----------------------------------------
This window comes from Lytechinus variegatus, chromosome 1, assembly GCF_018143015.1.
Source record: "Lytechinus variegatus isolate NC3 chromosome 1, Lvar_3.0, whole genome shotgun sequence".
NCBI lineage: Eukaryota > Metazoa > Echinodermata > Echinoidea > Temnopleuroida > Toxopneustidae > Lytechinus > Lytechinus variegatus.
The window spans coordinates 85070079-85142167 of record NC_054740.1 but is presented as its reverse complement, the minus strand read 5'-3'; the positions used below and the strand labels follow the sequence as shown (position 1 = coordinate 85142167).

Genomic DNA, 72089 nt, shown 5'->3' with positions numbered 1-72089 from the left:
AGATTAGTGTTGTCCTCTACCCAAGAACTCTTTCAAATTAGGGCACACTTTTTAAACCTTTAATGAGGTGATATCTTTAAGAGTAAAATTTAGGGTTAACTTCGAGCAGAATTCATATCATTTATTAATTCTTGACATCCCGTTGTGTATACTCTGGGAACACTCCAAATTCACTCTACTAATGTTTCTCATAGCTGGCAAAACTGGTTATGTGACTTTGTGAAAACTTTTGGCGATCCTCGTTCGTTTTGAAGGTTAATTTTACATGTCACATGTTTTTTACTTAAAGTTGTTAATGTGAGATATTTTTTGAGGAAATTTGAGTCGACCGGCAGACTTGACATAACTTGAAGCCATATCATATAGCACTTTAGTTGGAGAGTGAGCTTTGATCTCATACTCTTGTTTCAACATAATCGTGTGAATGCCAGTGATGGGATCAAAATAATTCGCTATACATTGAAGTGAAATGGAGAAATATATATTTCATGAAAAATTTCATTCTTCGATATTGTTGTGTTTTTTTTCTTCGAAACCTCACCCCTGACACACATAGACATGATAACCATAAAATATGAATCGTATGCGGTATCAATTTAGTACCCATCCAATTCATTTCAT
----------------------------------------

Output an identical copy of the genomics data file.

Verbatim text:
This window comes from Lytechinus variegatus, chromosome 1, assembly GCF_018143015.1.
Source record: "Lytechinus variegatus isolate NC3 chromosome 1, Lvar_3.0, whole genome shotgun sequence".
NCBI lineage: Eukaryota > Metazoa > Echinodermata > Echinoidea > Temnopleuroida > Toxopneustidae > Lytechinus > Lytechinus variegatus.
The window spans coordinates 85070079-85142167 of record NC_054740.1 but is presented as its reverse complement, the minus strand read 5'-3'; the positions used below and the strand labels follow the sequence as shown (position 1 = coordinate 85142167).

Genomic DNA, 72089 nt, shown 5'->3' with positions numbered 1-72089 from the left:
AGATTAGTGTTGTCCTCTACCCAAGAACTCTTTCAAATTAGGGCACACTTTTTAAACCTTTAATGAGGTGATATCTTTAAGAGTAAAATTTAGGGTTAACTTCGAGCAGAATTCATATCATTTATTAATTCTTGACATCCCGTTGTGTATACTCTGGGAACACTCCAAATTCACTCTACTAATGTTTCTCATAGCTGGCAAAACTGGTTATGTGACTTTGTGAAAACTTTTGGCGATCCTCGTTCGTTTTGAAGGTTAATTTTACATGTCACATGTTTTTTACTTAAAGTTGTTAATGTGAGATATTTTTTGAGGAAATTTGAGTCGACCGGCAGACTTGACATAACTTGAAGCCATATCATATAGCACTTTAGTTGGAGAGTGAGCTTTGATCTCATACTCTTGTTTCAACATAATCGTGTGAATGCCAGTGATGGGATCAAAATAATTCGCTATACATTGAAGTGAAATGGAGAAATATATATTTCATGAAAAATTTCATTCTTCGATATTGTTGTGTTTTTTTTCTTCGAAACCTCACCCCTGACACACATAGACATGATAACCATAAAATATGAATCGTATGCGGTATCAATTTAGTACCCATCCAATTCATTTCAT